Mediator Ricardo Cata Published in International Law Quarterly

Florida mediator Ricardo Cata Mediator Ricardo J. Cata


Mediator Ricardo J. Cata's article "International Commercial Mediation: A Supplement to International Arbitration" has been published in the fall 2015 issue of the International Law Quarterly, produced by the International Law Section of  The Florida Bar.

Mr. Cata is developing this innovative practice area, both on his own and Upchurch Watson White & Max's behalf. He sees the advantages to parties who add mediation to the process when engaged in arbitrated cross-border disputes as four-fold:
  • Mediation in concert with arbitration saves time and money.
  • International mediation can preserve business relationships beyond the resolution of the dispute.
  • Mediation makes limitless remedies and settlement conditions possible.
  • Mediation, in which the parties determine the outcome, reduces risk for all of the parties.

His carefully researched position includes several recommendations:
  •  Include an agreement to mediate in an international commercial contract as part of a comprehensive, escalating dispute resolution clause, or agree upon aspects of mediation during the dispute. The role and authority of the mediator, the mediation rules to be followed, the mediation method and the language to be used during mediation are among the factors to be considered and decided.
  • "Before attending a cross-border mediation, make sure to investigate, anticipate and prepare for cultural factors. A person’s culture and legal training (i.e., common law versus civil law) and the 'legal culture' of his or her practice experience is very likely to have an impact (positive or negative) on that person’s approach and attitude toward the mediation process, as well as during the mediation conference."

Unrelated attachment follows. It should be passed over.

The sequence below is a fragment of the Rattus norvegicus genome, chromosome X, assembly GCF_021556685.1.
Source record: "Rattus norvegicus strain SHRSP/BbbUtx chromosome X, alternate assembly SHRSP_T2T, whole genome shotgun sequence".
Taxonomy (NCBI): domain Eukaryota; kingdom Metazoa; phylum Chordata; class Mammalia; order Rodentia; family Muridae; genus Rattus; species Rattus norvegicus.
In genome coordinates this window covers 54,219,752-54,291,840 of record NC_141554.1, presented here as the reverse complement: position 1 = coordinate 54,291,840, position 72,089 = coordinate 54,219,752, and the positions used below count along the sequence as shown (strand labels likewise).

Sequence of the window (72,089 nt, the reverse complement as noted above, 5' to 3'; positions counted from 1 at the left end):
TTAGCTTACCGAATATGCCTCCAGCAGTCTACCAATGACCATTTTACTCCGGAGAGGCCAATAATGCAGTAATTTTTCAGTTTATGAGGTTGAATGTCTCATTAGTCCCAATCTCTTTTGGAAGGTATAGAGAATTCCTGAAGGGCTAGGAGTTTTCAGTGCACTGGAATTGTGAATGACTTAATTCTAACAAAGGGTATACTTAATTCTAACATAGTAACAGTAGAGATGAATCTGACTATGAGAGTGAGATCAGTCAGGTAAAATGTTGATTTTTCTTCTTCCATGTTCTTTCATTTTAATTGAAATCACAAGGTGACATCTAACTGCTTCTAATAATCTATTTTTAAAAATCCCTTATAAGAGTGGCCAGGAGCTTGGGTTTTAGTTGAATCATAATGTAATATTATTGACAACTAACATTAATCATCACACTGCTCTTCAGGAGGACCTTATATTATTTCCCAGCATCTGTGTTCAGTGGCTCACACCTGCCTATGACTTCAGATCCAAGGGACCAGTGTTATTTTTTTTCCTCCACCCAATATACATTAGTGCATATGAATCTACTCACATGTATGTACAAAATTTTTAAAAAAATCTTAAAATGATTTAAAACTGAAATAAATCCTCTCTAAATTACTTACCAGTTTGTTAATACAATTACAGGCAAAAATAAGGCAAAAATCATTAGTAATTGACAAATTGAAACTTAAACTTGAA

• "The best time to mediate a dispute otherwise subject to arbitration would be after the appointment of the arbitrator ..." and when "the parties reach a good factual and legal understanding as to the basis for and amount of the damages sought in the dispute."
  • If a great deal is at stake or the dispute is complex, consider "mediating selective components or issues of the dispute and arbitrating fundamental issues of law that may be involved, or the more complex components of the dispute."

For a more complete discussion of how and why to incorporate mediation into international arbitration, please see Mr. Cata's complete article here, beginning on Page 10.

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